Mexican Who Defrauded the Undocumented Worker Stripped of Citizenship


Los Angeles, CA: California’s immigrant-friendly, and welcoming stance aside it’s tough enough to be an undocumented worker in Donald Trump’s America without having someone take advantage of you. But that’s what appears to have happened after a Mexican woman misrepresented herself as a US immigration officer and promised to help undocumented immigrants achieve legal status and US citizenship, cheating the unsuspecting victims out of thousands of dollars in the process.

On August 23 the US Department of Justice announced that Maria Araceli Ramos de Martinez, also known as Araceli Martinez, had been stripped of her citizenship as an American by US District Judge R. Gary Klausner of US District Court, Central District of California.

Undocumented immigrants in California support a vast section of the California economy, with undocumented immigrants comprising a full 10 percent of the California workforce. They toil as motel cleaners and custodians, live-in and call-in nannies, and field workers in the agriculture industry – jobs that would be hard to place with native Californians. Current overtures by the Trump Administration to malign undocumented immigrants in the wake of Trump’s ‘Make America Great Again’ campaign have not superseded existing federal laws and statutes protecting the rights of undocumented workers in the US. California has gone even further, recognizing the value of undocumented workers to the State job market and the overall California economy.

Any entity that unduly threatens the undocumented worker with harassment or discrimination could face an undocumented worker lawsuit.

Of course, the California undocumented worker who values life in the US and who duly contributes will seek to become documented if given the opportunity. To that end at least eleven undocumented workers were found to have responded to Martinez when she misrepresented herself as an officer with the US Department of Immigration between June, 2011 and March 2012. It was alleged by federal prosecutors that Martinez offered to help them obtain legal status when she had no authority to do so as a federal immigration agent. According to court documents, Martinez accepted thousands of dollars in fees under false pretenses.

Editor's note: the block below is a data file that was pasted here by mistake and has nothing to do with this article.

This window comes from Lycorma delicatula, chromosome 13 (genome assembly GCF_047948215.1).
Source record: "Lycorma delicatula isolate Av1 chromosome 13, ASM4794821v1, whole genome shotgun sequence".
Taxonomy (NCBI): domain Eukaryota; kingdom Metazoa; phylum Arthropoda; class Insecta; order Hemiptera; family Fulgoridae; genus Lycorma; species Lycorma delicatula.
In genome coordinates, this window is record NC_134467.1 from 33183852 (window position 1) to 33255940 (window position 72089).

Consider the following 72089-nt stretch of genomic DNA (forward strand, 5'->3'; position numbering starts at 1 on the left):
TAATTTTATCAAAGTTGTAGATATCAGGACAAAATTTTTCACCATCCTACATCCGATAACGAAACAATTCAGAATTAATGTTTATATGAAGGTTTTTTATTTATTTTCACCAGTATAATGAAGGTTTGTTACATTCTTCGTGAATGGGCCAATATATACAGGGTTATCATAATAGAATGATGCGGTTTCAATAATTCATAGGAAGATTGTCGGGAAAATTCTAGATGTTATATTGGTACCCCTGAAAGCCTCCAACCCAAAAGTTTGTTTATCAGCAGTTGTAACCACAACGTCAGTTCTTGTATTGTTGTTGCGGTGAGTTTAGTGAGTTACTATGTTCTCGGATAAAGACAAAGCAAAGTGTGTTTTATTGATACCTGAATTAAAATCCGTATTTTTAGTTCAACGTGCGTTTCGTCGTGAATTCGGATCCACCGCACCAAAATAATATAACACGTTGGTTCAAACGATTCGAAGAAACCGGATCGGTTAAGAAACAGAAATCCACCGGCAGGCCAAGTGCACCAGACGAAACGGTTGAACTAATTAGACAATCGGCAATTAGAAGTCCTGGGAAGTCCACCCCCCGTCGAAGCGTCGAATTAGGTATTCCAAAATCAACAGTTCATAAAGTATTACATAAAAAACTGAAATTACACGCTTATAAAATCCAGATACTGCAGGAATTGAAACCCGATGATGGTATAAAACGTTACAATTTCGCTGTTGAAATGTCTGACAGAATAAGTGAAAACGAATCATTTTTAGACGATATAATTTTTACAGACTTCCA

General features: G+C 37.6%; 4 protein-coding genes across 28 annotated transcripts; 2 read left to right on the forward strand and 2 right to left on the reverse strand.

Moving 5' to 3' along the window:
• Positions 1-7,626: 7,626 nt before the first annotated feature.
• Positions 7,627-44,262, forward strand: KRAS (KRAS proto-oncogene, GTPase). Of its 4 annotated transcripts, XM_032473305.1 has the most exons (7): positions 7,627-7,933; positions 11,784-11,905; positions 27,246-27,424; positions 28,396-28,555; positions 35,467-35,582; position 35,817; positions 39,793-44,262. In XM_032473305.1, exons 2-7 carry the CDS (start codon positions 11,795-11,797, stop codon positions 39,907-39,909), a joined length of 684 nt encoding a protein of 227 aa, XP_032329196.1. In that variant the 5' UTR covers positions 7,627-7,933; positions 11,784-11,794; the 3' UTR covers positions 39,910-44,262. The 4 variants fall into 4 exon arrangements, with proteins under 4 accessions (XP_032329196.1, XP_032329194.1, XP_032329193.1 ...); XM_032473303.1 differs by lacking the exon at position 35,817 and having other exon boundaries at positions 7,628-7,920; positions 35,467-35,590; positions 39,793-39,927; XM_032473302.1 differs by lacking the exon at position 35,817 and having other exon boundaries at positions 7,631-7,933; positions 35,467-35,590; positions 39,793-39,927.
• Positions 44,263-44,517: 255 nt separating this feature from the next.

“The Justice Department is committed to preserving the integrity of our nation’s immigration system and the propriety of the government’s adjudication of immigration benefits,” acting Assistant Attorney General Chad A. Readler of the Department of Justice Civil Division said in a statement. “We will aggressively pursue the denaturalization of individuals who lie on their naturalization applications, especially in a circumstance like this one, which involved an alien who masqueraded as an immigration officer and was convicted of defrauding nine aliens of thousands of dollars in exchange for false promises of facilitating immigration benefits.”

Ironically, in the midst of defrauding other undocumented workers Martinez, a native of Mexico, was successful in her own bid for US citizenship. Martinez pleaded guilty to obtaining money, labor or property by false pretense in violation of California state law in Los Angeles County Superior Court in September 2012, according to federal prosecutors. She was indicted on 11 counts of obtaining money, labor or property by false pretense.

There have been other ways in which undocumented workers have been disadvantaged, as with an allegation earlier this spring that sales agents with Wells Fargo canvassed areas near construction sites and Social Security offices in order to “round up” undocumented immigrants for the opening of bank accounts and other bank products – accounts and products they may not have wanted or had no interest in receiving, or so it was alleged.

The undocumented worker has, with few exceptions, the same rights and protections against fraud and other misrepresentations, as do US citizens.

The Martinez undocumented worker lawsuit is United States of America v. Araceli Martinez, Case No. 2:17-cv-02658, in the US District Court of the Central District of California.

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